Archive for the ‘crowdsourcing’ tag

Your Computer Can Volunteer, Too

By January 4th, 2018 at 4:20 pm | Comment

By: Caitlin Larkin

You probably remember when the Ebola virus became news in 2014, after it killed thousands of people. Erica Ollmann Saphire (pictured above), a structural biologist at The Scripps Research Institute, and one of the world’s foremost experts on Ebola, understood the molecular structure of the disease—and she knew its weak spots. She had a plan of attack to find an antiviral drug. Her first step was to study millions of chemical compounds to determine their potential as the basis for this drug. Testing just one compound in a laboratory, however, could take years. Computer-based simulations would help reduce the time needed for this testing by predicting the lab outcomes, but Saphire didn’t have access to computers powerful enough to run these simulations. Read the rest of this entry »

Mobilize hundreds of years of biodiversity information with WeDigBio!

By October 12th, 2017 at 5:59 pm | Comment

By: Dr. Libby Ellwood

Each year, millions of people flock to natural history museums to see examples of plants, animals, gemstones and more from places around the world. But what those visitors *don’t* get to see are the countless additional specimens behind the scenes.

These specimen collections, housed at museums, universities, and other institutions, are an invaluable resource for understanding biodiversity around the world over long spans of time. Yet billions of these specimens lie tucked carefully away in cabinets and shelves, largely inaccessible to all but the few researchers with the means to view these collections in person. This makes the valuable data contained in and on those specimens difficult to search for, compromising their usefulness in research and education.  Read the rest of this entry »

Capturing the Total Solar Eclipse, One Photo at a Time

By June 21st, 2017 at 9:00 am | Comment

By: Alexei V. Filippenko and Hugh Hudson

Diagram of a solar eclipse. Credit: Google

On August 21, 2017, a total solar eclipse will trace a shadow over a narrow band of the United States from Oregon to South Carolina.  And if you own a digital single-lens reflex (DSLR) camera*, you can become a part of scientific history by joining hundreds of other photographers to make the first crowdsourced image archive of a total solar eclipse from coast to coast.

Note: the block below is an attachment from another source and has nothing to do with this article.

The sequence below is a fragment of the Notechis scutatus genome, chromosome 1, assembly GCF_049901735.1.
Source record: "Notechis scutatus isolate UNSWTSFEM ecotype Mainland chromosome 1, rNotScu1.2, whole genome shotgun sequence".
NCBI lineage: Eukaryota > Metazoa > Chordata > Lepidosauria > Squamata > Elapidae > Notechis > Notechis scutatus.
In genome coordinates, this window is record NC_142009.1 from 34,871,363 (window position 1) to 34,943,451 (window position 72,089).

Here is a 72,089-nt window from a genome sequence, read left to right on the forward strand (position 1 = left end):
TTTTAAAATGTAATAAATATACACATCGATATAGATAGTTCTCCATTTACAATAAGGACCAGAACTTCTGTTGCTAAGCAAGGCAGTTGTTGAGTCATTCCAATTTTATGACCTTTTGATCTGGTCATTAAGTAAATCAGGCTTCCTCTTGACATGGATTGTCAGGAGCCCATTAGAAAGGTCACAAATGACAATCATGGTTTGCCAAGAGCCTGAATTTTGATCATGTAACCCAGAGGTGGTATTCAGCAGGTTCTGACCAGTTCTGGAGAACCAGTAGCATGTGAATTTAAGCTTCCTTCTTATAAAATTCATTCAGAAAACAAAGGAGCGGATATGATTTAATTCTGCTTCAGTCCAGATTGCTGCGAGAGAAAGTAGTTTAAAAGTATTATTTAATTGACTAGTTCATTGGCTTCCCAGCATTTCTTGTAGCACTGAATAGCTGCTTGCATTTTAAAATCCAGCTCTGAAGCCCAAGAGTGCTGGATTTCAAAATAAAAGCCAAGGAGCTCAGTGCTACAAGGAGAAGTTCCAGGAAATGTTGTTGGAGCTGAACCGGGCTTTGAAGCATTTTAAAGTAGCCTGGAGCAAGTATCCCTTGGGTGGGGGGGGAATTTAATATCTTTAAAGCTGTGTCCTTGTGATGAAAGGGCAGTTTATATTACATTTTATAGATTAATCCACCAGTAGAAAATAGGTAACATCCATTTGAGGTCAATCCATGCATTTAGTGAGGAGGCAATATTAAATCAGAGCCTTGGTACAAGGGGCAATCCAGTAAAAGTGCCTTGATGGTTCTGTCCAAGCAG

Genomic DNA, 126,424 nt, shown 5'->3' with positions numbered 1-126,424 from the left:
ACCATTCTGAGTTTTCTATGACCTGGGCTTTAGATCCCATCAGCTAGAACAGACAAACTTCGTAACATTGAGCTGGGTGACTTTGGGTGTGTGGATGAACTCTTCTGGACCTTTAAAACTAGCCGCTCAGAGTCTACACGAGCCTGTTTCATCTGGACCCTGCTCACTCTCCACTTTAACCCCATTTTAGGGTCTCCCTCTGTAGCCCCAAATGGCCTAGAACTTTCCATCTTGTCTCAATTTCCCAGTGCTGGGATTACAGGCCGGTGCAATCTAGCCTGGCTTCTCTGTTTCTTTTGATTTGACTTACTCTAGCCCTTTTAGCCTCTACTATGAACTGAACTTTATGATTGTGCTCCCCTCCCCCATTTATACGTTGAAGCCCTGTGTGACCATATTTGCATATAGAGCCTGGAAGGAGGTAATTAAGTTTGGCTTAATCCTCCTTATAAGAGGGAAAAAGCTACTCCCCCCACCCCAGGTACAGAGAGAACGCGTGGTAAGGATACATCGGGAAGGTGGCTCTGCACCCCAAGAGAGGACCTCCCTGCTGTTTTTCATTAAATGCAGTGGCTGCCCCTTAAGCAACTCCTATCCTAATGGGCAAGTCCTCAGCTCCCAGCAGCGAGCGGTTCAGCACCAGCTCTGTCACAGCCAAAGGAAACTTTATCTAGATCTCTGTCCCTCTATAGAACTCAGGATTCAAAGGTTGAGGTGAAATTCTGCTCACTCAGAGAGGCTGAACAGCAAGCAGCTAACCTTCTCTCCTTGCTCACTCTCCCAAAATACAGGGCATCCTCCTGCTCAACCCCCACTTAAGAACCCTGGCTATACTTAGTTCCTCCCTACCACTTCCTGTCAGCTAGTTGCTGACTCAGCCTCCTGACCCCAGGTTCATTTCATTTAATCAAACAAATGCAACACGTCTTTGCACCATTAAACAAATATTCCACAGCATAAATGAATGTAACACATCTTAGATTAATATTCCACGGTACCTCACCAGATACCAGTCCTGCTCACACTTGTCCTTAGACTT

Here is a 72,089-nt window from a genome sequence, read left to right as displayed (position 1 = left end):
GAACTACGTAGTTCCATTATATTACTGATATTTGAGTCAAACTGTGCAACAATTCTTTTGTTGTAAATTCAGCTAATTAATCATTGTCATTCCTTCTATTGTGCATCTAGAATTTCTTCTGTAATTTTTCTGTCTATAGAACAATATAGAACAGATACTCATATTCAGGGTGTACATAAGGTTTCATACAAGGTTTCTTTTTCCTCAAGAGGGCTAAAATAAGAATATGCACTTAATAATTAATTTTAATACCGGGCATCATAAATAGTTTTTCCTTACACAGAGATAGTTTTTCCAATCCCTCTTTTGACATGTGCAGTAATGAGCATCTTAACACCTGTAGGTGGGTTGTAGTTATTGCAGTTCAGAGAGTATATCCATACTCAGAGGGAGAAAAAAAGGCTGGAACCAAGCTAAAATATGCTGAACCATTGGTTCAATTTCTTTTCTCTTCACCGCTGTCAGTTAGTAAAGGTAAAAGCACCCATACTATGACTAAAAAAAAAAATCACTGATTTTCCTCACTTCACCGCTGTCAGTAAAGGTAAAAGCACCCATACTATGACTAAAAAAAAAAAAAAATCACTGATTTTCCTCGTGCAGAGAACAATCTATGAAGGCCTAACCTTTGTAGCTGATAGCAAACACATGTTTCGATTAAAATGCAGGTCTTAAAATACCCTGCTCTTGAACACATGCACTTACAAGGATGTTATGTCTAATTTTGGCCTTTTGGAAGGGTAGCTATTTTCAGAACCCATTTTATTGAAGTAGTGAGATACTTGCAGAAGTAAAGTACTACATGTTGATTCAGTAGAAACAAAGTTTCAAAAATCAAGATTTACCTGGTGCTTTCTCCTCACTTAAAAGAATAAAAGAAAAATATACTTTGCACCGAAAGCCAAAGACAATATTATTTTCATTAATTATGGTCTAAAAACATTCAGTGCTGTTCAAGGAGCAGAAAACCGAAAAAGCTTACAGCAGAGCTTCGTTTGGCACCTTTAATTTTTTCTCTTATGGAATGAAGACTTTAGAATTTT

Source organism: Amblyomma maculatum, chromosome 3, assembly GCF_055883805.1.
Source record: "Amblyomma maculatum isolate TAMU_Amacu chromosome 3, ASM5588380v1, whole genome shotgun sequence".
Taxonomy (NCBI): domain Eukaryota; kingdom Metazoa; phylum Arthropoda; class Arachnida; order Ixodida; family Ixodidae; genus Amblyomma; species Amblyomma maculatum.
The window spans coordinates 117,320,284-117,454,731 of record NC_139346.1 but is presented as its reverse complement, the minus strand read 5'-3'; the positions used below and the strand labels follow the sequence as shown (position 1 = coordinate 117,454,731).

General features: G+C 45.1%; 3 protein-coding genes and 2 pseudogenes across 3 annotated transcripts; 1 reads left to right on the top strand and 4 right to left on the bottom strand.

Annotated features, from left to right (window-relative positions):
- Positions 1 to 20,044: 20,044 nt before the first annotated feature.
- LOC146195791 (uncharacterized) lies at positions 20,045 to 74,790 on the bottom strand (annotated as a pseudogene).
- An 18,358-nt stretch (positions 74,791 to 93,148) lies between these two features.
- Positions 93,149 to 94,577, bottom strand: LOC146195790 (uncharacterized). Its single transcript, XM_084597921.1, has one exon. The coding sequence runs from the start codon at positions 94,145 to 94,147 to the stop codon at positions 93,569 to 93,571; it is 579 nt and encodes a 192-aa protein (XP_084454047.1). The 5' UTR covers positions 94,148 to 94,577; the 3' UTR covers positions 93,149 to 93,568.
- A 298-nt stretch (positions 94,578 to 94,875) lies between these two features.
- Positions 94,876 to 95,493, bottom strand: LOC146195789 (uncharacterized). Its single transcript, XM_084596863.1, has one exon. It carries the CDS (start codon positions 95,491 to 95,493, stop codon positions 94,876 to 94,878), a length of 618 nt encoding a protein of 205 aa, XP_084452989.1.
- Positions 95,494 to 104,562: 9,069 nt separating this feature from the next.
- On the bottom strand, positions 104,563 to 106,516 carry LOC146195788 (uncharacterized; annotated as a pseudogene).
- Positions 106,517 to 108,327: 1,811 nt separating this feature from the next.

The “Eclipse Megamovie” project aims to capture many types of solar phenomena with images taken along the path of totality of the August 21 eclipse by over 1,000 trained volunteers, as well as photos from many more members of the general public through the use of smartphones and simple cameras. This first-of-its-kind citizen science project is a partnership between Google, UC Berkeley, and many others. Our primary goal is to collect as much imagery as possible and to hold it in a vast public-domain archive for future study.  Read the rest of this entry »

Engaging the public to tackle climate change

By April 20th, 2017 at 10:59 am | Comment

Public engagement is critical to address the challenges of climate change, a complex issue with environmental, social, political and economic ramifications. Common forms of public engagement include public events such as science festivals or café informal settings for experts to share their knowledge with the community. Or public policy forums where community members voice concerns to government representatives and other decision makers.

While useful, these approaches to public engagement maintain a separation between those with expertise and power and community members. This failure to tap into the knowledge and experience within the community is an unfortunate oversight. In reality, these so called ‘non-experts’ bring valuable insight with the potential to identify overlooked problems and generate novel and at times surprisingly simple solutions. Read the rest of this entry »

New Hope for Autoimmune Disease Treatment with Citizen Science

By January 28th, 2017 at 9:00 am | Comment

Screen images from the Autoimmune Citizen Science app.

Nearly 50 million Americans live with one or more of 80 recognized autoimmune disorders, conditions in which the body’s immune system attacks healthy cells or tissues. Though widespread, the search for treatments for these conditions can be convoluted and frustrating.

Autoimmune Citizen Science founder Vivek Mandan experienced this frustration first-hand as he struggled to deal with his own autoimmune disorder.

“I spent a lot of time translating my health into data, conducting experiments on myself, combing through forums for ideas, Facebook discussion groups, blogs, and scrolling through the hundreds of articles I reflex-bookmarked trying to figure out whichever obscure theory I was experimenting with,” he said.

“I knew there had to be a tool that could help me understand my health and unified resources for combatting autoimmunity. In fact, there wasn’t, so I decided to make one.”
Read the rest of this entry »